Still playing for another week at the Nickelodeon in Santa Cruz, Lovely and Amazing is the second film directed by Nicole Holofcener, whose debut was Walking and Talking. It's not a movie that will captivate everyone, but there's a lot to recommend it.
Most impressive about this film are the actresses: Brenda Blethyn plays Jane Marks, biological mother of two adult daughters, Michelle (Catherine Keener from Being John Malkovich) and Elizabeth (Emily Mortimer from Love's Labours Lost), and adoptive mother of an 8 year-old African American girl Annie (Raven Goodwin). There's a kind of harking back to Secrets and Lies, where Blethyn played a white woman surprised by the existence of her grown-up Black daughter, only here the connection is deliberate and voluntary. The understated critique of race relations is, nevertheless, just as severe.
The story takes place in L.A. and features some stereotypical L.A. happenings: Jane is going in for some liposuction, Michelle is an artist with a huge sense of entitlement who can't sell her work, and Elizabeth is a radically insecure actress, obsessed with the shortcomings of her lovely slender body. Both daughters are connected to seemingly ineffectual men, one of which turns out to be a major creep.
Clearly everyone leans hard on Mom for support. Jane, an odd combination of frivolity (she's very wealthy) and kind-hearted strength, seems resigned to having three difficult daughters whom she nevertheless dotes on, cultivating their dependency. When something goes wrong with the liposuction procedure and she's forced to stay in the hospital, we watch the drama of the daughters trying to cope. For most of the story, Michelle seems insufferably self-absorbed, while Elizabeth is maddeningly insecure. An interesting subplot involves Annie, who spends time with another African American woman who acts as her "big sister" but becomes increasingly perplexed by Annie's combination of privilege and racial cluelessness. Goodwin sparkles with personality, her character conveying a complex mix of precocious wisdom (she announces calmly that her mother was a crack addict) and childlike prankishness. She develops a technique of floating face-down in the water for long periods of time, terrifying the adults around her: is she trying to get attention, as the ever-competitive Michelle insists, is she flirting with death, or is she simply demonstrating an unusual skill? We never quite know.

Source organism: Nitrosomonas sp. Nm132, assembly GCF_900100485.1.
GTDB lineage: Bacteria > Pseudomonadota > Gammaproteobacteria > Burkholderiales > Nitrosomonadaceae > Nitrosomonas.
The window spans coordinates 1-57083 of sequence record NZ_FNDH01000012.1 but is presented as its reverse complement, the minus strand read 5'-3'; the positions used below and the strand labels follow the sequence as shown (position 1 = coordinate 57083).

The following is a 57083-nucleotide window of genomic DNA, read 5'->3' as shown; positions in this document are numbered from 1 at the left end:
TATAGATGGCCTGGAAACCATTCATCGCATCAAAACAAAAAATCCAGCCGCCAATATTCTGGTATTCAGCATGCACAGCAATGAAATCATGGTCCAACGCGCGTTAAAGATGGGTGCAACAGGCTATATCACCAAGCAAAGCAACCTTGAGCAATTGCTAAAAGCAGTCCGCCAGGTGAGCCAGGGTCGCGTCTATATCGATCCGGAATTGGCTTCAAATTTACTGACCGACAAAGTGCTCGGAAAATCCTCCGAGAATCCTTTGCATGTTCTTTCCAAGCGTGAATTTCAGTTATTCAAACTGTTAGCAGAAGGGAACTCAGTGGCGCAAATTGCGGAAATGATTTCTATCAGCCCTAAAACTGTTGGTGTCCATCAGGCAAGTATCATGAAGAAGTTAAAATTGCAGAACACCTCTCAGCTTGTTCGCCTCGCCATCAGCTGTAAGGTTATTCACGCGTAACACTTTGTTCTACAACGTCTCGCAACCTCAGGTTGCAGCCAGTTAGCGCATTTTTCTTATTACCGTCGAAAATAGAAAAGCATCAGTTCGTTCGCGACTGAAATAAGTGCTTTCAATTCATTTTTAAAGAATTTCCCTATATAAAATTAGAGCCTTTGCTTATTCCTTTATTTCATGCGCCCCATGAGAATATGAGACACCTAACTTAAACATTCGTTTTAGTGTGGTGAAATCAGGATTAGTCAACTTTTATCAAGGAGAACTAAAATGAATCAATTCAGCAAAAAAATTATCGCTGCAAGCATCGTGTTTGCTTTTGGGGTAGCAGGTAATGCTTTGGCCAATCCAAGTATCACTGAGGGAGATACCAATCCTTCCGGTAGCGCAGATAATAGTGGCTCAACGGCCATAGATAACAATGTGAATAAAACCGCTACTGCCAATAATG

Michelle finally gets a "real" job at a one-hour photo store where the teenage manager promptly falls head-over-heels in love (it's the gorgeous Jake Gyllenhaal from Donnie Darko again). This leads to a hilarious police incident. Elizabeth leaves her boyfriend and tries out for a part in a movie with a famous leading man--played by Dermot Mulroney--who turns out to have the hots for her. Eventually she asks him to detail the flaws and beauties of her naked body. He does, to our surprise, and something about it sets her free, as does Michelle's encounter with the legal system.
At one point, Jane is teetering on the edge of consciousness, while Annie walks off into the urban night. Michelle and Annie unexpectedly meet at MacDonald's, and Michelle delivers a speech that redeems her in our eyes and confers the gift of self-acceptance-perhaps-on Annie.
All these changes--subtle, heart wrenching, brutally honest and dryly humorous--are delivered through sharp, precise dialogue and top-notch acting. The director shows us how these difficult, self-absorbed women, nearly insufferable on the surface, expose their depths, their vulnerabilities, and ultimately the powerful yet unsentimental love that binds them together. Like every family-except, that is, for the utter lack of economic anxieties-this one reveals itself to be both profoundly imperfect and . . . lovely and amazing.
Looking for trouble at the movies, for KUSP and the film gang, this is Carla Freccero.
Copyright Carla Freccero 2002